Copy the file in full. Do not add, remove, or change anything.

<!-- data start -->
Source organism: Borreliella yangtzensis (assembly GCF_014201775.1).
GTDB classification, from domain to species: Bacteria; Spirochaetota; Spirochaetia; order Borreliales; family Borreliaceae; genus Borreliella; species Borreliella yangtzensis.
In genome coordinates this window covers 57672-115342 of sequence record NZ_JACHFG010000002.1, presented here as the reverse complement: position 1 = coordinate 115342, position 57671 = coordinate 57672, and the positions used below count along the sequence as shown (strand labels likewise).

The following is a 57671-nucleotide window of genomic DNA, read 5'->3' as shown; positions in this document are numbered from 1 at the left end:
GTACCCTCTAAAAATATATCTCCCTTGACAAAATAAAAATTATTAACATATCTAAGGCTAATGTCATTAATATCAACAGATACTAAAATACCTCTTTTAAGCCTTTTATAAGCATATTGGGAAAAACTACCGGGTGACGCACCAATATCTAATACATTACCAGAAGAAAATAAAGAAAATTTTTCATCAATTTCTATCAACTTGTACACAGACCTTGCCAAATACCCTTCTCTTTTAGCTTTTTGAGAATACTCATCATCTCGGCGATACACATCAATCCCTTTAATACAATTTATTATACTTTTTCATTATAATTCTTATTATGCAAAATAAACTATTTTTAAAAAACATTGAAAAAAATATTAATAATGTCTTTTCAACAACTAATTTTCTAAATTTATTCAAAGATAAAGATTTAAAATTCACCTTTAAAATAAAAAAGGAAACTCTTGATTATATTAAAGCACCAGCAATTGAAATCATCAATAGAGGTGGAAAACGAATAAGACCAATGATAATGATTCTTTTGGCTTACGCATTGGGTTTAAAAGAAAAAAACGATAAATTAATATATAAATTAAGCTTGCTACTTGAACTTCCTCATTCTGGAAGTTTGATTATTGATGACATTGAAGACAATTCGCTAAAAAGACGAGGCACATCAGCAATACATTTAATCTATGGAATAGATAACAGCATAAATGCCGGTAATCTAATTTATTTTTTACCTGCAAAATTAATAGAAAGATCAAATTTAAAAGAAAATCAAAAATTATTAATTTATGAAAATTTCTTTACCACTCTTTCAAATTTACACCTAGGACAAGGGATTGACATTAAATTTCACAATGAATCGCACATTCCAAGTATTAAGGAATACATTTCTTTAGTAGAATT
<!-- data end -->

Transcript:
Source organism: Borreliella yangtzensis (assembly GCF_014201775.1).
GTDB classification, from domain to species: Bacteria; Spirochaetota; Spirochaetia; order Borreliales; family Borreliaceae; genus Borreliella; species Borreliella yangtzensis.
In genome coordinates this window covers 57672-115342 of sequence record NZ_JACHFG010000002.1, presented here as the reverse complement: position 1 = coordinate 115342, position 57671 = coordinate 57672, and the positions used below count along the sequence as shown (strand labels likewise).

The following is a 57671-nucleotide window of genomic DNA, read 5'->3' as shown; positions in this document are numbered from 1 at the left end:
GTACCCTCTAAAAATATATCTCCCTTGACAAAATAAAAATTATTAACATATCTAAGGCTAATGTCATTAATATCAACAGATACTAAAATACCTCTTTTAAGCCTTTTATAAGCATATTGGGAAAAACTACCGGGTGACGCACCAATATCTAATACATTACCAGAAGAAAATAAAGAAAATTTTTCATCAATTTCTATCAACTTGTACACAGACCTTGCCAAATACCCTTCTCTTTTAGCTTTTTGAGAATACTCATCATCTCGGCGATACACATCAATCCCTTTAATACAATTTATTATACTTTTTCATTATAATTCTTATTATGCAAAATAAACTATTTTTAAAAAACATTGAAAAAAATATTAATAATGTCTTTTCAACAACTAATTTTCTAAATTTATTCAAAGATAAAGATTTAAAATTCACCTTTAAAATAAAAAAGGAAACTCTTGATTATATTAAAGCACCAGCAATTGAAATCATCAATAGAGGTGGAAAACGAATAAGACCAATGATAATGATTCTTTTGGCTTACGCATTGGGTTTAAAAGAAAAAAACGATAAATTAATATATAAATTAAGCTTGCTACTTGAACTTCCTCATTCTGGAAGTTTGATTATTGATGACATTGAAGACAATTCGCTAAAAAGACGAGGCACATCAGCAATACATTTAATCTATGGAATAGATAACAGCATAAATGCCGGTAATCTAATTTATTTTTTACCTGCAAAATTAATAGAAAGATCAAATTTAAAAGAAAATCAAAAATTATTAATTTATGAAAATTTCTTTACCACTCTTTCAAATTTACACCTAGGACAAGGGATTGACATTAAATTTCACAATGAATCGCACATTCCAAGTATTAAGGAATACATTTCTTTAGTAGAATT